Not only are you allowed to say no: sometimes you just have to.
But first, look for reasons to say yes.
|Bear||May 30, 2019|
tl:dr boundaries are hard.
The art of when to push back against those we perceive as authority figures is a hard skill to master.
My experience for the last fifteen years is largely as a freelancer, so I’m going to talk specifically about that here, but I also feel as if these skills I’ve developed as a freelancer would have been useful to me in earlier days when I was an employee.
It’s easy to push back too hard and too often, to the detriment of your art and your career. (Divas, it turns out, don’t actually tell better stories than writers who know when to take critique, and they’re certainly less fun to work with.) It behooves us all to remember that our agents and editors want our books to succeed.
They are bringing their own hopefully not inconsiderable skills to bear to make that happen, and although most people’s response to critique is MY PRECIOUS BABY IT’S PERFECT, it’s probably good for all of us to be able to take a step back, breathe into a paper bag, take a walk, and come back and look at the critique again when we can take it in before we make decisions that will have lasting consequences.
Maybe break it down into a list of bullet points and consider each one separately. That’s a trick that works for me when I am confronted with the overwhelm of FIX EVERYTHING IN YOUR BOOK.
Also remember that your editor wouldn’t have bought the book if they didn’t like it and think it would sell, and your agent wouldn’t be representing you if they didn’t think the effort was worth it.
But it’s also easy for writers, especially beginning writers, to erase themselves and twist their narratives into awkward shapes to please other people—critique partners, agents, editors, frenemies, what-have-you. It’s possible to hear supportive critique as negative, even hateful or undermining.
It’s equally possible to take bad critique far too seriously. And a lot of which way one tends to over-react will depend on one’s basic temperament. As with so many things, self-knowledge is key.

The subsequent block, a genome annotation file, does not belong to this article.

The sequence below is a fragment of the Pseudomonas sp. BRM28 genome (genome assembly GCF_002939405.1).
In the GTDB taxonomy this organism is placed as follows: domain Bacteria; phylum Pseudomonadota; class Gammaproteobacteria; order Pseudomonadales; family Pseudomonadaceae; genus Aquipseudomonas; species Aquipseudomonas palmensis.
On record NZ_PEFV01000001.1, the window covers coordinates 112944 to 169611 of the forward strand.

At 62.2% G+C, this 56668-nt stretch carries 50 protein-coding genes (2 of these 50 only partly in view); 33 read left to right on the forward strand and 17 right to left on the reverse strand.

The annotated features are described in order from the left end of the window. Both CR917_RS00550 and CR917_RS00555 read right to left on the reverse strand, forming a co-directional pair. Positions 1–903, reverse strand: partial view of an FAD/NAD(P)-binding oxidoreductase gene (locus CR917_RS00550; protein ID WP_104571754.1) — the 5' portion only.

So, when receiving a critique, the things to ask one’s self include:
“What is my vision of this work perfected, and does this critique help me get closer to it?”
“Am I, the artist, acting or reacting as I respond to this critique? Am I considering it reasonably, or is it just pushing my buttons?”
“What are this reader’s qualifications to offer critique?” (I’ve seen far too many talented writers take the advice of confident-sounding randos in online crit groups way too seriously. Confident-sounding randos in online crit groups are often the last people you should be listening to. Especially if they have a SYSTEM that you should FOLLOW to GET PUBLISHED.)
“Does the reader understand what I am doing?” (If they don’t, then your problem is to fix the story so the reader does understand what you are doing, not follow whatever random suggestions they made while they were groping for something useful to say.)
“Is this reader my target audience?” (If the person offering critique wants your steamy paranormal romance to be a sweet YA to suit their reading preferences, or vice versa, you might have a problem.)
“Does the reader’s agenda match mine?” (If the person offering critique wants you to conform to their standard of how to present, for example, your own lived experience—especially if it is lived experience of a marginalization—their unconscious discomfort with How Real Your Shit Is might get in the way. Some critiquers will unintentionally push a story in the direction of the conventional—the tropes they are comfortable with. OTOH, if somebody is telling you that what you wrote is exploitative of their own lived experience, it might be a good idea to take that one on board.)
“Does this break my story in a bad way?” (Some crit advice breaks a story in a good way—it exposes problems and flaws or overly conventional/cliche plotting. Some crit advice breaks a story in a bad way, and turns it into the story you don’t want to tell. I got a very nice offer on a fantasy novel once… if I’d been willing to take all the deconstruction and nastiness out of it. In that particular case, the deconstruction and nastiness was the point: my entire reason for writing the book had been to underline some stuff that tends to get elided in a particular kind of commercial fantasy. I eventually sold the book to a different house and it did pretty well…)
That last one brings me to my final point: It’s okay to turn down work. Either because it doesn’t pay enough, or because you are too busy, or because you don’t like the job. You can turn down an offer on a book, too, if you don’t like the editorial direction.
It’s okay. It’s your name on the final product, not anybody else’s. You are the person who will own your work forever.
That’s the reason why, once you’ve thought about all the reasons why you might want to say yes, I give you permission to say no.